Here’s an interesting Linux tidbit that not many ESX admins realize.
reboot is not the same as init 6
In Linux, the init 6 command gracefully reboots the system running all the K* shutdown scripts first, before rebooting. The reboot command does a very quick reboot. It doesn’t execute any kill scripts, but just unmounts filesystems and restarts the system. The reboot command is more forceful.
So, should I use reboot or init 6? – neither! My advice is to use the shutdown command. shutdown will do a similar job to init 6, but it has more options and a better default action. Along with kicking off an init 6, the shutdown command will also notify all logged in users (logged in at a tty), notify all processes the system is going down and by default will pause for a set time before rebooting (giving you the chance to cancel the reboot if you realize that you made a mistake). Jolly civil.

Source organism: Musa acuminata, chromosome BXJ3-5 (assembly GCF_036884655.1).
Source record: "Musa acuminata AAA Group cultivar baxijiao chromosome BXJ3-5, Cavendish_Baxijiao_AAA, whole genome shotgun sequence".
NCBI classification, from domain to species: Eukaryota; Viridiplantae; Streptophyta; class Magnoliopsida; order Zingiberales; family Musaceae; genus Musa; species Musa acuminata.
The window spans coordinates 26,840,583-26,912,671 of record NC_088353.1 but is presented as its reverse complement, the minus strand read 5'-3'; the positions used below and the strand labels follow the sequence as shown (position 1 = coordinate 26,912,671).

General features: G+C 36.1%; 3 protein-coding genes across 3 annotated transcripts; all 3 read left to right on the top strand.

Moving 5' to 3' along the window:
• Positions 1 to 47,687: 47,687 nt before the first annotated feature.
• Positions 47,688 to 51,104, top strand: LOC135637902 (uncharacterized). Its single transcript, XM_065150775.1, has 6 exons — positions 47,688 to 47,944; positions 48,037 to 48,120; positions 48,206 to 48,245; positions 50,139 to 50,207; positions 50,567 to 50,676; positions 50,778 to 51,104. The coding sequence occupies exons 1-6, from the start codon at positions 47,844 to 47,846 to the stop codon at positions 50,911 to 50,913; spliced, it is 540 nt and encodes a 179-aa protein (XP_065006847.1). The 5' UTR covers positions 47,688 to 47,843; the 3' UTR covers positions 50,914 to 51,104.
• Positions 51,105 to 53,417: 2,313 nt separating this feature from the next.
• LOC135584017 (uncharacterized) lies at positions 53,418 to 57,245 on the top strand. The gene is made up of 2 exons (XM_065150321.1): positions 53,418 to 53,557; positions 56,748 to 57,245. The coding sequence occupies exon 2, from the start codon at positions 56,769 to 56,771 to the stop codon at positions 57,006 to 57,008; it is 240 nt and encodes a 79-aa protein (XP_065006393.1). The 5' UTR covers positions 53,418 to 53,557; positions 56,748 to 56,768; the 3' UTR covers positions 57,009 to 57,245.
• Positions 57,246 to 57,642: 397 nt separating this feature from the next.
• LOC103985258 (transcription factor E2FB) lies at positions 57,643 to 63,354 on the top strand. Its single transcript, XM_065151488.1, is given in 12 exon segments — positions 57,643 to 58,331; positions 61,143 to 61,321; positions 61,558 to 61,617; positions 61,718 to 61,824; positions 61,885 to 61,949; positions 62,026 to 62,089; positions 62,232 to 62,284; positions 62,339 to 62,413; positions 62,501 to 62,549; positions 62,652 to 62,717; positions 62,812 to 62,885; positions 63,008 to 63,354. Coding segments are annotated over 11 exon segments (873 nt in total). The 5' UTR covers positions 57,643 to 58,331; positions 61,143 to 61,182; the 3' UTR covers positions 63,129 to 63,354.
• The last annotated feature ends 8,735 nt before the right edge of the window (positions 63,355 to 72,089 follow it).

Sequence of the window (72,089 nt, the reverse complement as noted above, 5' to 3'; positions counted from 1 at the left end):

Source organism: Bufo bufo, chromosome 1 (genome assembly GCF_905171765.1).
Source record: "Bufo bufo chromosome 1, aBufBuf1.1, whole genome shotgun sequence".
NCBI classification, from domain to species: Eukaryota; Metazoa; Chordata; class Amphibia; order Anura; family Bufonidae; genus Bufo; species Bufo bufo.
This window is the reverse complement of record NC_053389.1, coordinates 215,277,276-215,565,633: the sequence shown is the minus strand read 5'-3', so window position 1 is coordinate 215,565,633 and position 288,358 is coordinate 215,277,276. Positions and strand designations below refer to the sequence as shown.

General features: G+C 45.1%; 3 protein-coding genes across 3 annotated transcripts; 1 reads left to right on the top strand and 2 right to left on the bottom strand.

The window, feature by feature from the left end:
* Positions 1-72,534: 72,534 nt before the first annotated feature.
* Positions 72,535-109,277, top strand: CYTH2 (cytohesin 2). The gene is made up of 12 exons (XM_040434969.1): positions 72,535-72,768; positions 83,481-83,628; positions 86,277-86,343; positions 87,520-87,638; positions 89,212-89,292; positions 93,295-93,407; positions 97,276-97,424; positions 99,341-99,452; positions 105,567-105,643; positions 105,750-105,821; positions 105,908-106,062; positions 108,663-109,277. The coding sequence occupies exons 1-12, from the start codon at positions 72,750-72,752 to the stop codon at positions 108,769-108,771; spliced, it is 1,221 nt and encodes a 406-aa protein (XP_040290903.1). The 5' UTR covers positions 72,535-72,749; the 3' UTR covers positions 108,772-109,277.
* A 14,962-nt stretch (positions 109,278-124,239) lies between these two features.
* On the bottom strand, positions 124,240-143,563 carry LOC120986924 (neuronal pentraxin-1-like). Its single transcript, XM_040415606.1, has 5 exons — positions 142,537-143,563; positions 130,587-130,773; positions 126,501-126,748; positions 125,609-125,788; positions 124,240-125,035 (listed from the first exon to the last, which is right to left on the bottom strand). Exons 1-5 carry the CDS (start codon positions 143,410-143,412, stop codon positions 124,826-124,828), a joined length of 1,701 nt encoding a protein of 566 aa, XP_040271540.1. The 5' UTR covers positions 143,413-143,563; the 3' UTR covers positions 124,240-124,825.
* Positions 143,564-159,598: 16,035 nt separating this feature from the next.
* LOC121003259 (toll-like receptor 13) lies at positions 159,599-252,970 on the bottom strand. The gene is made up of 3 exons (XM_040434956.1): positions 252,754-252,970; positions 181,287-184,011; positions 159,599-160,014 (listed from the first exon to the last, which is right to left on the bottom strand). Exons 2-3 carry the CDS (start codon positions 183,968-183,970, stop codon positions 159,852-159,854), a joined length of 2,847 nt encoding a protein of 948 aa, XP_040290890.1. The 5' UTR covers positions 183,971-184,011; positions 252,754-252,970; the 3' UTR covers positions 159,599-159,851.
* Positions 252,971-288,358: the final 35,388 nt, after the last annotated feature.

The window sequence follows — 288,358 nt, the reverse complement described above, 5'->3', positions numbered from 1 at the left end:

How does this advice apply to VMware ESX servers you ask? Well I’m not a VMware kernel developer so to be honest I’m not the best person to ask (if you do know murky details, then please let us know in the comments). However I will say this; I will always use shutdown -r first and foremost. It’s just a better habit to get into.
Is there a difference on an ESX server? Yes, but as I said I’m entirely sure how it affects the VMkernel processes. The reason I definitely know – a couple of times I’ve had to use the reboot command to force an unresponsive ESX shutdown -r.
P.S. This also applies to init 0 / halt (i.e. use shutdown -h instead).